December 23

What was advertised in a colonial American newspaper 250 years ago this week?

Pennsylvania Journal (December 20, 1770).

“D.K’s performance is scandalous and preposterous.”

Lewis Fay’s advertisement in the Pennsylvania Journal caused some controversy.  For several weeks in November 1770, the “Periwig Maker and Hair Dresser” originally from Paris, announced that he now offered his services to the ladies and gentlemen of Philadelphia.  He proudly proclaimed that he could style women’s hair “in fifty different manners” and men’s hair “in thirty fashionable and different manners.”  As Kate Haulman and others have shown, many colonists considered elaborate hairstyles an unnecessary luxury that also signaled a lack of character and predisposition to vices.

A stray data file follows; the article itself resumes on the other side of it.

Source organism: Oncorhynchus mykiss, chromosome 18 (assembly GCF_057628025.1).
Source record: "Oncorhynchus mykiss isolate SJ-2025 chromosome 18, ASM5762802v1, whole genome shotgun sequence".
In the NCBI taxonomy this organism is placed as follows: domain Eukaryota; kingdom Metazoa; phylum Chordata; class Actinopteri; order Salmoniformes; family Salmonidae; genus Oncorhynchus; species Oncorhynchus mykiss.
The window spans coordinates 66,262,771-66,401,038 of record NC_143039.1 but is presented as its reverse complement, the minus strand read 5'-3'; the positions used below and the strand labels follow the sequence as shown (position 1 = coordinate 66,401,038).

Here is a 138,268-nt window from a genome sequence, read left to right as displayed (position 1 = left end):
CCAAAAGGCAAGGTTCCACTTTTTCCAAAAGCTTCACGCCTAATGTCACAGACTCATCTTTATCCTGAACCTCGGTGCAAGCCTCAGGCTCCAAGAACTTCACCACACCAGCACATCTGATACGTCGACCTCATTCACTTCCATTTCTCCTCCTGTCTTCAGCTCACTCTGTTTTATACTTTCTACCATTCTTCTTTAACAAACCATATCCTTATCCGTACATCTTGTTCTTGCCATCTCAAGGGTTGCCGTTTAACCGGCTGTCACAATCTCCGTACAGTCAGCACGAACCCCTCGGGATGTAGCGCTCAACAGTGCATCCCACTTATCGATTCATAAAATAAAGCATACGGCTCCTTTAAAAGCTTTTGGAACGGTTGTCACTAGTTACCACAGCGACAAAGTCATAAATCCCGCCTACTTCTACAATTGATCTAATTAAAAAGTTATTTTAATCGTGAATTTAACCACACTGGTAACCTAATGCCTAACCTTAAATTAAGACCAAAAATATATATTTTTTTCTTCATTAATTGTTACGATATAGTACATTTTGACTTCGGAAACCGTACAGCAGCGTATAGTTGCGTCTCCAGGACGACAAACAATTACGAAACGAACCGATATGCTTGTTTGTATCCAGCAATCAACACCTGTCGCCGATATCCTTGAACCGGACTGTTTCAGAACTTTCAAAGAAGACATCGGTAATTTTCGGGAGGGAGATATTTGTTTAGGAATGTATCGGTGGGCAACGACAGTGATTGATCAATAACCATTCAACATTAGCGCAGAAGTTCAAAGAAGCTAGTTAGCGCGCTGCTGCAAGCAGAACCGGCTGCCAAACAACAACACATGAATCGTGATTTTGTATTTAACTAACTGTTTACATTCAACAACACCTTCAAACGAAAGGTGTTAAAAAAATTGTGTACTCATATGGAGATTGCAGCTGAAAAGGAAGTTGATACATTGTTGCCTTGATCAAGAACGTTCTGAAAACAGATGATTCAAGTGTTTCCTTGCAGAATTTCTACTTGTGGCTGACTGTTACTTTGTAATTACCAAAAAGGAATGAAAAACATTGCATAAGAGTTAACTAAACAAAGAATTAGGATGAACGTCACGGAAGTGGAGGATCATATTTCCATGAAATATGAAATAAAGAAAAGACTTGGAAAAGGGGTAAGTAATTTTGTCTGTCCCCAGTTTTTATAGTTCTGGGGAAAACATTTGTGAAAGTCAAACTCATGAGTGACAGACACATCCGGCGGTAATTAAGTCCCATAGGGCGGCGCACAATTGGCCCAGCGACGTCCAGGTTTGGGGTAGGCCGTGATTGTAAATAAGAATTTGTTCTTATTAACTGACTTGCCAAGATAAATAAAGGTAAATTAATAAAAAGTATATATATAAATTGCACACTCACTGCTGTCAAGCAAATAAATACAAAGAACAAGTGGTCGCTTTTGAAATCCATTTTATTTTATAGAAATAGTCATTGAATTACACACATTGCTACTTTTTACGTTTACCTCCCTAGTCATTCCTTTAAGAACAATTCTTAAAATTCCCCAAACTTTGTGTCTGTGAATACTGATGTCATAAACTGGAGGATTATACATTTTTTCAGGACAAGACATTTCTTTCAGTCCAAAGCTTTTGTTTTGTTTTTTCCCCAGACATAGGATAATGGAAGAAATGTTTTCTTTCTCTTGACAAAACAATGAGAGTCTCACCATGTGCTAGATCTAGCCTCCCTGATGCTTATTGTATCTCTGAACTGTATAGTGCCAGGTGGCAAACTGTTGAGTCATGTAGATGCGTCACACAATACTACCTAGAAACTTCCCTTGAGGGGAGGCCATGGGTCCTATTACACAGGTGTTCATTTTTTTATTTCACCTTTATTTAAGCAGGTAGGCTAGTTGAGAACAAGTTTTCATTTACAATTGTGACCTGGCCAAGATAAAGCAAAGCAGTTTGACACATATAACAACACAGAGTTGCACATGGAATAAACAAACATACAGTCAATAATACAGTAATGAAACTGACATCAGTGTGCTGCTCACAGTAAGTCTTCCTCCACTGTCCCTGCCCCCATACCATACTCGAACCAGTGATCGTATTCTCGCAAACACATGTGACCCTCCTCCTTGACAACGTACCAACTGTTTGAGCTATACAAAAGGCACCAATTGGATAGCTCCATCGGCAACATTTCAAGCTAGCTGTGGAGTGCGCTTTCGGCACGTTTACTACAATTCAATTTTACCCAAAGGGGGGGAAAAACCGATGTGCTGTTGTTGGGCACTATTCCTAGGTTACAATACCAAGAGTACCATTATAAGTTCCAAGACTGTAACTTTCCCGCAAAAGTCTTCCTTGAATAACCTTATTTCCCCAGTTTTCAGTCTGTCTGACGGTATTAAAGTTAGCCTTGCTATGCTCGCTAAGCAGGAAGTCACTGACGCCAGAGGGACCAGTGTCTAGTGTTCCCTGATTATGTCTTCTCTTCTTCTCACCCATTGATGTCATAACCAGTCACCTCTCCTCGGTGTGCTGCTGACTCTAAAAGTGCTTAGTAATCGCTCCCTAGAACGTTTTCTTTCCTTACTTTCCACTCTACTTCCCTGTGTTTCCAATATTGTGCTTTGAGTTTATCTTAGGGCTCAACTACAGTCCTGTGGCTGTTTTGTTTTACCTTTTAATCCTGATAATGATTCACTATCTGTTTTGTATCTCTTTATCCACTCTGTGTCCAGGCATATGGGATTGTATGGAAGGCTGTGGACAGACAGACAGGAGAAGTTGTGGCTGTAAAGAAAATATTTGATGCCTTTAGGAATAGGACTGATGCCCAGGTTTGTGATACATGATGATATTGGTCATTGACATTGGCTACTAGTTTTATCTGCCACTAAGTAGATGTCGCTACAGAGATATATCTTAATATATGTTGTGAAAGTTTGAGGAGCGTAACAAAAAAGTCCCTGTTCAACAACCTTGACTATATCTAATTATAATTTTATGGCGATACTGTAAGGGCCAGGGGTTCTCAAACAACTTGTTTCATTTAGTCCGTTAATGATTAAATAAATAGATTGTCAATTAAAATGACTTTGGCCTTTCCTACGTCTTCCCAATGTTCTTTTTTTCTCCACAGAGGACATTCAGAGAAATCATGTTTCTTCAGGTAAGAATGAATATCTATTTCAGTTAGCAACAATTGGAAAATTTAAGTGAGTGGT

D.K. was one such critic.  Upon encountering Fay’s advertisement in the November 8 edition of the Pennsylvania Journal, D.K. was so incensed as to send a letter to the editor of the Pennsylvania Chronicle about it.  That letter ran on December 3.  Even though Fay clearly identified both ladies and gentlemen as prospective clients in his advertisement, D.K. thought “on the first perusal” that it was “probably a satire on the Ladies, who in general are too fond of new fashions.”  Critiques of consumption and fashion often devolved to gendered attacks on women, even when they engaged in the same practices as men.  D.K. went on to describe Fay as “a worthless daring animal” and an instrument of the devil, “the arch-enemy of mankind,” because he sought “to propogate his infernal arts” in Philadelphia.  D.K. then quoted extensively from Fay’s original advertisement, thus supplementing a different advertisement that Fay happened to insert on the previous page of that issue of the Pennsylvania Chronicle.  After quoting Fay’s claims about how many hairstyles he had mastered, D.K. exclaimed, “I think Cerberus himself could not belch forth more horrid and hateful language.”  As far as D.K. was concerned Fay should have labored in the workhouse rather than “dressing hair, in the shameful ridiculous manner he proposes.”  Still, D.K. imagined that Fay might attract a clientele of “poor thoughtless vain Girls, or some giddy wanton Matrons, or brainless fluttering Fops.”  D.K. did not want to see them become victims of “this French Metamorphoser.”  The anonymous critic concluded by stating that he hoped to “prevent so abominable a practice from getting encouragement in any of our provinces” by raising the alarm with his letter.